Bioethics discussion - marriage of conjoined twins

I’m interested on the Catholic bioethic take on this question:

Suppose there were a set of conjoined twins who had separate heads and/or upper bodies but who shared a lower body, legs, sexual organs, etc. The twins both wish to get married and have children.

What issues or concerns might arise in such a situation and what would be the correct Catholic response to said issues?

For example, can two people who share a body marry two different spouses and would conjugal relations be licit? Talk me through this…

I’m thinking they’d be required to remain celibate. As do those with any other sexual disorders (like those with same sex attraction). It would be a terribly heavy cross to carry, but I’m pretty sure that’s what the church would say.

Chang and Eng Bunker, the original Siamese twins, were married & had children. I’m not sure, but I think others have married, too. So it’s not a hypothetical question. However, they weren’t Catholic.

Ok, so Sue and Sarah are conjoined, wouldn’t both need to consent?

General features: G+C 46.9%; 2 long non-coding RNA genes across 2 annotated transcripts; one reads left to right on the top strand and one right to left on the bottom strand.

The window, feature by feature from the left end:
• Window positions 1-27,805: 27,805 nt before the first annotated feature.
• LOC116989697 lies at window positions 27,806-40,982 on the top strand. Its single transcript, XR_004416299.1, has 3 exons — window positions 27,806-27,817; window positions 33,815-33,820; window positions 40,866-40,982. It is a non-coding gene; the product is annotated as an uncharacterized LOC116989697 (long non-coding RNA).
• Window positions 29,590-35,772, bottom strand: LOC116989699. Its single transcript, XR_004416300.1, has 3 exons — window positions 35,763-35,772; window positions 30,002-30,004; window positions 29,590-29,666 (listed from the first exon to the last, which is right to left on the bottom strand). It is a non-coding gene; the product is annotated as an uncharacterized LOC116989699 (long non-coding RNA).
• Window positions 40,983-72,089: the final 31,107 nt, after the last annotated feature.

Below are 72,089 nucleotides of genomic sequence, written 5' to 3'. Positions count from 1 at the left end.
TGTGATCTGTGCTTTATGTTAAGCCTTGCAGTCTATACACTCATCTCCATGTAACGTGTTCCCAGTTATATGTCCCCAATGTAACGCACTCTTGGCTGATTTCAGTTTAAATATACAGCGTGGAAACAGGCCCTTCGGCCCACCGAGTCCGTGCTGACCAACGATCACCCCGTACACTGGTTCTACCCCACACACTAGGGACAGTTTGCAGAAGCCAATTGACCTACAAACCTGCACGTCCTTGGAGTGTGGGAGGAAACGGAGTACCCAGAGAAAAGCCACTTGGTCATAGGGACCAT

Also, if both did consent and only shared waist down parts, wouldn’t that be like an incestuous threesome? Maybe I’m thinking way too into this, but it just doesn’t seem right. At. All.

you could always contact the National Catholic Bioethics Center

If I were ever in the position of needing to advise someone on this issue, I would. But for now it’s just a thought experiment.

I know in marriage you exchange rights to your body with your spouse, hence the expression “marital debt.” I don’t know how this works when the body is also shared by someone else. I agree that both would need to consent, because otherwise it would be rape of one of the twins, right?

I think Chang and Eng Bunker were attached at the abdomen and had separate lower bodies. Maybe this changes the morality of the marital act? I guess you’d still have to deal with the fact that the twin would always be present for the other twin’s marital relations…

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